City of Boulder business groups are gearing up to publicly support a wide range of homelessness services, including a first-of-its-kind, city-approved encampment pilot program. The move comes at least partially in response to concerns from Boulder Chamber members about how people sleeping outside with untreated mental illnesses and addiction are affecting businesses.
During a meeting on Monday at the Boulder Chamber, the Downtown Boulder Partnership, Visit Boulder and chamber leadership presented a list of draft policy recommendations, the first step in the creation of a policy platform that the organizations could use to lobby elected officials.
“To the extent that this is a jumping off platform for further conversations and driving to solutions, then our initial goal has been achieved,” John Tayer, the president and CEO of the Boulder Chamber, told Boulder Reporting Lab. “But we need action.”
The business community representatives appear likely to advocate for an adult homeless shelter that operates 24 hours a day, seven days a week. Such hours of operation are common in other cities but not in Boulder, where the main nonprofit-run shelter in North Boulder is closed during the day, except under certain weather conditions.
They are also likely to support a day center where homeless people would be able to access a range of services, such as lockers, mail, legal experts, behavioral health specialists and navigators to help them obtain identification and benefits. The groups may also back a pilot program for a “safe outdoor space,” presumably where people could sleep legally and have access to certain amenities, such as bathrooms and heated shelters. This could include shelter pods, tiny homes or spots for people to live out of their cars.
Less controversial draft recommendations include establishing more mental health and drug addiction services. As a result of Colorado’s inadequate supply of such services, often people are arrested, brought to jail and released back to the street. Law enforcement officials have said they have nowhere else to bring people with behavioral health needs.
The draft policy proposals mark the first time in recent history in which the business groups appear poised to embrace a major expansion of shelter options and homelessness services in Boulder. But the recommendation to expand services would come with strings attached.
The organizations are also likely to seek quicker enforcement of the city’s camping ban, which prohibits sleeping in public spaces. This includes shortening notice periods before clearing out encampments and creating laws that would allow for the “immediate removal” of tents in some cases, according to an April 10 presentation. They may also seek to increase city spending on its encampment removal program, above the more than $2 million per year the city council has already allocated for the encampment removal work.
As officials ramp up enforcement of the city’s camping ban, additional homelessness services could help shield the city from legal liability. Cities that do not provide overnight options for homeless people, while also prohibiting sleeping in public spaces, have faced civil rights challenges under the U.S. Constitution. The ACLU of Colorado has already sued the City of Boulder, alleging it violates state protections against cruel and unusual punishment when people are ticketed for sleeping in public spaces when they have nowhere else to go.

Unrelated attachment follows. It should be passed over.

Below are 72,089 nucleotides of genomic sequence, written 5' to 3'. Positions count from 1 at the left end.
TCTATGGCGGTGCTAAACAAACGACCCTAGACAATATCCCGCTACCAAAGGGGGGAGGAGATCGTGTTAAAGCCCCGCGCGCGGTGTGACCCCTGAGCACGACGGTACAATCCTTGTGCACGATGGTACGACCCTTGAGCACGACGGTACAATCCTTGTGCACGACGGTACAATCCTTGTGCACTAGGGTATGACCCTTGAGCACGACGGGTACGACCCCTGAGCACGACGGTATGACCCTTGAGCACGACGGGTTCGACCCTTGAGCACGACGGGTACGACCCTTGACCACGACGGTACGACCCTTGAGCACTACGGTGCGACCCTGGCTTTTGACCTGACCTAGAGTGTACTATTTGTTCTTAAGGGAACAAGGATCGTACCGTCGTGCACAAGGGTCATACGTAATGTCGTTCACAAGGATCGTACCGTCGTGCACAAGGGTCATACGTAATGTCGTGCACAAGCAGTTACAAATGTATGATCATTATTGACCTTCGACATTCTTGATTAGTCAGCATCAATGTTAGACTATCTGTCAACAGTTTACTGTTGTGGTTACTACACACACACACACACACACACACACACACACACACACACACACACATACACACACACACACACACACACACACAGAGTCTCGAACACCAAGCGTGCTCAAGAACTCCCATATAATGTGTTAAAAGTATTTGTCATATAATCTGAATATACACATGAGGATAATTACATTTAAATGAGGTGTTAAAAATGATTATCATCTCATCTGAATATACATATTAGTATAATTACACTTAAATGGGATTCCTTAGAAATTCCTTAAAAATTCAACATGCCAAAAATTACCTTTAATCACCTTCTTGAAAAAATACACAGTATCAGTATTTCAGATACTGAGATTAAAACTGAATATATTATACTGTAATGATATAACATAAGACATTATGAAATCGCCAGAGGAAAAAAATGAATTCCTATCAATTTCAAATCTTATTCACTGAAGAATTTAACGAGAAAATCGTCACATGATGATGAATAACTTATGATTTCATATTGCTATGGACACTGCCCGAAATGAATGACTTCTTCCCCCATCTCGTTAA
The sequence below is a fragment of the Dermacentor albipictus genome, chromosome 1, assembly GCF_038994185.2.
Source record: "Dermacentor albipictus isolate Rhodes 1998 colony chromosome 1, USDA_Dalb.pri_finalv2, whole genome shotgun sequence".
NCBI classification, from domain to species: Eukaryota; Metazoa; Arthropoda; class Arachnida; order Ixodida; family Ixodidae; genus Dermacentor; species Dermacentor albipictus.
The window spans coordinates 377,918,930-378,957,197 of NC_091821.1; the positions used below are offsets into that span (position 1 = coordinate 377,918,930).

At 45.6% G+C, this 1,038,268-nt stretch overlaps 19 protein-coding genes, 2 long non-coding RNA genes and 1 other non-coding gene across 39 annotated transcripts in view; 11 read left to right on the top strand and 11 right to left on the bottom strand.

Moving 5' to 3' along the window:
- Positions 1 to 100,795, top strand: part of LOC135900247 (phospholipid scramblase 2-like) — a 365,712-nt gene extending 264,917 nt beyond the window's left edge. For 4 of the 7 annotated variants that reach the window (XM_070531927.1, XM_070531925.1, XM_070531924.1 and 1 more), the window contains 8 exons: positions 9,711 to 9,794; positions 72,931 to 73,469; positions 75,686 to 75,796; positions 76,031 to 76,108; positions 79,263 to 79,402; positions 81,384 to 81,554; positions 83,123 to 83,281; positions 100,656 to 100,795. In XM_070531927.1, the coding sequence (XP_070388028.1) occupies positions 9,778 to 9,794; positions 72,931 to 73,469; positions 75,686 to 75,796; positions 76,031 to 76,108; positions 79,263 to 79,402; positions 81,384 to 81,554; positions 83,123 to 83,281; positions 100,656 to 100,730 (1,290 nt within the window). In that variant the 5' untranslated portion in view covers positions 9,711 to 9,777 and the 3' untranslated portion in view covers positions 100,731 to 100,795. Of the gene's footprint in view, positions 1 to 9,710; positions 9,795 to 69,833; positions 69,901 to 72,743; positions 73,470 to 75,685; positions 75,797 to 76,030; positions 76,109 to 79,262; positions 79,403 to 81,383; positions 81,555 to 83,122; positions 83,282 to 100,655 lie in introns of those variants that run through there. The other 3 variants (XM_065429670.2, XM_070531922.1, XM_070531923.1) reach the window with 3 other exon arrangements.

The presentation at the Boulder Chamber cited the example of Chico, California. In January 2022, Chico signed a settlement agreement over a camping ban lawsuit requiring it to create a 24-hour emergency shelter and an outdoor space with “pallet shelters” equipped with a door, lock, electricity, heating and other fixtures. The agreement generally allows the city to enforce its camping ban when there are “sufficient shelter beds” available.
The business groups did not provide financial estimates on how much it would cost to implement these programs. And it is unclear what effect such spending would have on the city’s efforts to provide people housing — rather than emergency shelter beds. The city estimates more than 450 unhoused people live in the city, and that hundreds of people are on waiting lists to get into housing. Mike Block, the interim CEO of the Boulder Shelter for the Homeless, said survey data across the region has shown that about 90% of homeless people want housing.
The plan did not describe in detail how the shelter spaces would operate and who would have access to them. Those particulars are important, according to Jennifer Livovich, the executive director of Feet Forward, which provides peer support and other services for homeless people at Boulder’s Civic Center Park on Tuesday afternoons.
“The bulk of the people who are coming to the park are not going to be down to go somewhere where they lose their autonomy and the community of their own choice,” Livovich said.
This week’s presentation at the Boulder Chamber comes ahead of a Boulder City Council meeting on Thursday dedicated to topics of encampments and family homelessness, both of which are primarily driven by the city’s relatively high cost of housing. The housing crisis is expected to become more dire as pandemic-era federal stimulus programs incrementally expire. Service providers believe this is already driving a recent rise in Boulder County eviction case filings to the highest levels in years.